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A $1.5 million painting once sold to pay for Mandela’s legal fees was found in a London flat

Reuters/Ulli Michel
Nelson Mandela with his ex-wife, Winnie Mandela, after his release from prison in 1990
By Sibusiso Tshabalala
Published Last updated This article is more than 2 years old.

One man’s prized artwork–filled with political significance–is another man’s kitchen noticeboard it seems.

The Guardian reported that ”Arab in Black”, a painting that was sold to help raise funds for the 1956 trial of the late South African president, Nelson Mandela, and other anti-Apartheid activists, was being used as a kitchen noticeboard–with letters, postcards and bills pinned on it in a London flat for years.

The painting, the work of the late South African artist, Irma Steyn–was given to a charity auction in the late 50s by Betty Suzman–the sister-in-law of the late anti-Apartheid activist and parliamentarian, Helen Suzman, as a contribution to the Treason Trial Defence Fund.

“Arab on Black” is a 1939 painting by South African painter, Irma Steyn. It is now valued at $1.5 million, and will be auctioned this September in London.

The painting found its way to the UK in 1970s, after the parents of the current owner–who purchased it at an auction in Johannesburg–emigrated to the UK. The current owner continued to hang the painting for many years in a London flat, before Hannah O’Leary, an expert on South African art at Bonhams, discovered it during a valuation. The painting, now valued at $1.5 million, will be sold on auction in September.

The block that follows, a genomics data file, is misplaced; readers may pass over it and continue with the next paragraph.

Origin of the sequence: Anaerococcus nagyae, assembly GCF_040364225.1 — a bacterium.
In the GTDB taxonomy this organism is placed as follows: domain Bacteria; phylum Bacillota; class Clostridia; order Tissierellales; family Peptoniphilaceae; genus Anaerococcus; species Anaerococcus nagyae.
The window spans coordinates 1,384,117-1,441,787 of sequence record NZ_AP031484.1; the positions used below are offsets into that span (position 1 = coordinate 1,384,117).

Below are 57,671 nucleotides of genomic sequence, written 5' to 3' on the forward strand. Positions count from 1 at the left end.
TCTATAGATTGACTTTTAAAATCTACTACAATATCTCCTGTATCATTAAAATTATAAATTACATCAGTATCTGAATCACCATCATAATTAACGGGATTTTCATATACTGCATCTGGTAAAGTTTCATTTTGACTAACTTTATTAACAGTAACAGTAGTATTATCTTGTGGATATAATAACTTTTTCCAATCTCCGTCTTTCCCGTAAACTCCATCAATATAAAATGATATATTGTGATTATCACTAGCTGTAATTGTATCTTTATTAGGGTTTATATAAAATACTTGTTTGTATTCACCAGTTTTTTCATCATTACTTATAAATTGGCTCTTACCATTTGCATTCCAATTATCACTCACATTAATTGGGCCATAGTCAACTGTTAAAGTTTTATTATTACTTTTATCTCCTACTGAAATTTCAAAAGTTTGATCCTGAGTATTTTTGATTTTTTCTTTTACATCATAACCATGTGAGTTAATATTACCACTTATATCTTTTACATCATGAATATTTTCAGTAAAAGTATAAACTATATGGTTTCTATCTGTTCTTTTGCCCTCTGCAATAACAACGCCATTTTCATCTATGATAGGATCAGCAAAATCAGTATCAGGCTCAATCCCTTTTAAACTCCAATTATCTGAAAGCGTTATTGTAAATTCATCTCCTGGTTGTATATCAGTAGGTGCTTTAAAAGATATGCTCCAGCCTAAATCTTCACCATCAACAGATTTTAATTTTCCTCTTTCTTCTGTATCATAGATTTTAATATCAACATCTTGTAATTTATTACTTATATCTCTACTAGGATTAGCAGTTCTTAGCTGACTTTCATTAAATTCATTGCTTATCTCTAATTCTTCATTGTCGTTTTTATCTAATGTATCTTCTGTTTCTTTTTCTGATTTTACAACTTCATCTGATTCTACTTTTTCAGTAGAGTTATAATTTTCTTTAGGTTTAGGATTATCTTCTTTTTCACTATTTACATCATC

The Treason Trial–which lasted for five years–had Nelson Mandela and 156 South African anti-Apartheid activists arrested and charged for “high treason”–according to the Apartheid government–for their opposition to Apartheid. While the charges against all of the members of the group were dropped by the end of the trial, Mandela, along with several other anti-Apartheid leaders, was to be arrested again in 1962, and finally sentenced to life imprisonment in 1964.

Due to the scale of the trial–and the number of defendants involved–the Treason Trial Defence Fund was set up by a British clergyman, Canon Collins, to help Mandela and his co-defendants pay for the legal costs, and provide for financial assistance to the families of the defendants over the five-year period.

At the time, £75,000 was raised for the Treason Trial Defence Fund, and items like paintings, books, sculptures and other objects of art were auctioned to contribute to the fund.

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